I may also have to study my form. I may be getting glass arm from poor technique.  I just read up a little and till then never had any idea about American vs. European differences in technique...
Logged
W7ETA
Member

Posts: 2528




Ignore
« Reply #7 on: January 20, 2010, 01:21:29 AM »

I really like my WWII era Navy key.

Just for FUN, I got the classic WWII surplus Lionel key.

Try sending using just your wrist, or your left foot--HI hi.

dah-dit-dit-dit-daaaaaaaah always works for me.
73
Bob
Logged
N2UGB
Member

Posts: 179




Ignore
« Reply #8 on: January 20, 2010, 01:55:16 AM »

The Begali Camelback is one of the best straights! It is expensive, essentially because of the weak dollar on the foreign exchange market. I bought mine when Begali still "ate" the loss.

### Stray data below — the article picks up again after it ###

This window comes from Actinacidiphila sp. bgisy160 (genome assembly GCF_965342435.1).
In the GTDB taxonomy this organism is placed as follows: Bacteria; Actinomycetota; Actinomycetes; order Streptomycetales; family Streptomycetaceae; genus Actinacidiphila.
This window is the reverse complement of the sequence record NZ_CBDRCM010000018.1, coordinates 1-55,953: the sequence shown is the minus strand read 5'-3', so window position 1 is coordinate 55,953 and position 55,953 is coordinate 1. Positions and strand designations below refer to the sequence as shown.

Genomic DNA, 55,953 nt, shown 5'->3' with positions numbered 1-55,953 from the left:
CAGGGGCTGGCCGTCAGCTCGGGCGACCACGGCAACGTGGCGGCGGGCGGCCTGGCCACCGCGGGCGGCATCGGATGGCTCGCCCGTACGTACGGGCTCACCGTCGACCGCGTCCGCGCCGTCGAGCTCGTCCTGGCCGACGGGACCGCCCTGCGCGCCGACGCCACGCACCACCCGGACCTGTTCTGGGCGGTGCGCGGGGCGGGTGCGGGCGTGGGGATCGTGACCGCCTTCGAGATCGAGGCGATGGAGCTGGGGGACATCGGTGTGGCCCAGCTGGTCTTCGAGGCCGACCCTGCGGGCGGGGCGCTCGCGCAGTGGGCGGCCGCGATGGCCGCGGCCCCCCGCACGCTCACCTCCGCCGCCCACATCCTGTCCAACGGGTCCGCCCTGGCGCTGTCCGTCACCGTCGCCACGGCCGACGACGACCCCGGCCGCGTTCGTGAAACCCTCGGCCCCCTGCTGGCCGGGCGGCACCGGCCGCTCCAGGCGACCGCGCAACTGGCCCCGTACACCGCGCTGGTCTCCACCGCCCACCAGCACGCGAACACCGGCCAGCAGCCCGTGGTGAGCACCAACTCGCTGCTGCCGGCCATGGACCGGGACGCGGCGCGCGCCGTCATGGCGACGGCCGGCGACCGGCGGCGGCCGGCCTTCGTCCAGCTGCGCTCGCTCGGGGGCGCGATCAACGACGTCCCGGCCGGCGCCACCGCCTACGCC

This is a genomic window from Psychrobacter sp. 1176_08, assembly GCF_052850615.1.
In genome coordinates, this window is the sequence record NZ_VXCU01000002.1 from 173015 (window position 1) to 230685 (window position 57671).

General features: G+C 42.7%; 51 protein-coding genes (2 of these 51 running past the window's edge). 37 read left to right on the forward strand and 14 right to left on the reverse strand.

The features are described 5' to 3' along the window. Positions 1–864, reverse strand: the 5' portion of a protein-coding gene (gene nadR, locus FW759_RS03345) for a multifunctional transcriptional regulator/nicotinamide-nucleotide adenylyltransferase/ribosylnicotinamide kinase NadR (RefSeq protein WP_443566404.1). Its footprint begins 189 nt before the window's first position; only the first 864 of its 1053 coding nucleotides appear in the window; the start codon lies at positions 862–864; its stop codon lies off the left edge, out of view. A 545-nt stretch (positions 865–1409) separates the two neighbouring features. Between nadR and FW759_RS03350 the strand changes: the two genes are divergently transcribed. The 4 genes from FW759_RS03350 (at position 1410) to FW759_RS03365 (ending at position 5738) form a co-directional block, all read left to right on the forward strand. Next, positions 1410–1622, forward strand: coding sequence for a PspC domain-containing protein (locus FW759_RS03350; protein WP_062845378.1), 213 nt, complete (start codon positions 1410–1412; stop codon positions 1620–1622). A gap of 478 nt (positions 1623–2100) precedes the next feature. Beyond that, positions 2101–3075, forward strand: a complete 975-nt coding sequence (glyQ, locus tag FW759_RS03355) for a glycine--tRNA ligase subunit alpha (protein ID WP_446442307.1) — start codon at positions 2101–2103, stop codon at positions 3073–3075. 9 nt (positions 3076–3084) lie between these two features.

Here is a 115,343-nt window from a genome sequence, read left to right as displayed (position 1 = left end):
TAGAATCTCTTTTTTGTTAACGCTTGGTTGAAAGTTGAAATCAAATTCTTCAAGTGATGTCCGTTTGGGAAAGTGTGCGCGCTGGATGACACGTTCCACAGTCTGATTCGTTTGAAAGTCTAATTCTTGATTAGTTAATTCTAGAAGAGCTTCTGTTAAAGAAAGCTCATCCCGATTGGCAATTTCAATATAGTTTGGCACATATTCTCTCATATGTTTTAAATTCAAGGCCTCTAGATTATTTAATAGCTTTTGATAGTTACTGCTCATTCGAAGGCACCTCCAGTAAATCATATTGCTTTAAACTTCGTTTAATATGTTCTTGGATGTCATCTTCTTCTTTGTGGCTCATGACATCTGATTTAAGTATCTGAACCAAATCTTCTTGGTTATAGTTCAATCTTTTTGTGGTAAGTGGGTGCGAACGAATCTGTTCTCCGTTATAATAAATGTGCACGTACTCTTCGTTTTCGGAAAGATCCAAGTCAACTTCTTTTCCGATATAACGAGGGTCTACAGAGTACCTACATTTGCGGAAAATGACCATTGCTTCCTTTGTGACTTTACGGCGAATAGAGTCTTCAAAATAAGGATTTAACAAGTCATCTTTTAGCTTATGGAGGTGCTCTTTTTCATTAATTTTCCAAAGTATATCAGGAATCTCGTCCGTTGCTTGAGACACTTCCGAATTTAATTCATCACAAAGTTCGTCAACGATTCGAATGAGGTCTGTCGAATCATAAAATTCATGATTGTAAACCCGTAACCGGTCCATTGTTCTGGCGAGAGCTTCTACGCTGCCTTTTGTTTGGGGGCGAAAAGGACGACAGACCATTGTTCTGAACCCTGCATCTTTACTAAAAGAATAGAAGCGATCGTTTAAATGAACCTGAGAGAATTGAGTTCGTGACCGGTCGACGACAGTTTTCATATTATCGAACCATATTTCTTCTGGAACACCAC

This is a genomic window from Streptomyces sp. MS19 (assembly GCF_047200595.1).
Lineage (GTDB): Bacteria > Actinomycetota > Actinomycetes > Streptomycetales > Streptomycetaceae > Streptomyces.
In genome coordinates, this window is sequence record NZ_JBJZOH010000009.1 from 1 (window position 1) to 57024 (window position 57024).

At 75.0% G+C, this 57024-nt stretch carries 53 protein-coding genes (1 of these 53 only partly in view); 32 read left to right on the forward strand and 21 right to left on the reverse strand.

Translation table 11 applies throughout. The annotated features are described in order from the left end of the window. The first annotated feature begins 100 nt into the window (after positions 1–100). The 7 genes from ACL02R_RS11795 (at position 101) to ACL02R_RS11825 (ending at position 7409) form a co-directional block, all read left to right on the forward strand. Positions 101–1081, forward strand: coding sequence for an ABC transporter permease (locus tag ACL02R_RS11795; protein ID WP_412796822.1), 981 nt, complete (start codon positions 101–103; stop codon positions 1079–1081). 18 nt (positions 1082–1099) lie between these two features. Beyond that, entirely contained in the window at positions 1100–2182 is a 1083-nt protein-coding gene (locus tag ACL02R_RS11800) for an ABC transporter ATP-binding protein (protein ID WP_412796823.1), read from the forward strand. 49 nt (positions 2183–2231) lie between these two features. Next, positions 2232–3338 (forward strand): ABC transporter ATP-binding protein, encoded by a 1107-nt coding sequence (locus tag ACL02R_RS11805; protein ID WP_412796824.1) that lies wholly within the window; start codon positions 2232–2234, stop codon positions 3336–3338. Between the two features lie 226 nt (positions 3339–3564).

I have a couple Navy Flameproofs, considerably cheaper and nearly as smooth. They used to appear frequently on e-Bay though it has been a couple years since I browsed that place. I recommend the NFP.

Like the other fella, my senior-citizen fist is cramping up sooner these days. Reason why a really good straight key is essential...if you wish to be 100% SK.

72/73
Logged
AE4RV
Member

Posts: 948


WWW

Ignore
« Reply #9 on: January 20, 2010, 07:31:21 AM »

I thought my J-37 was one of the nicest feeling straight keys that I used. I've since moved on to single lever paddles and bugs and don't miss the straight keys at all.
Logged
N3JJT
Member

Posts: 31




Ignore
« Reply #10 on: January 20, 2010, 10:58:15 PM »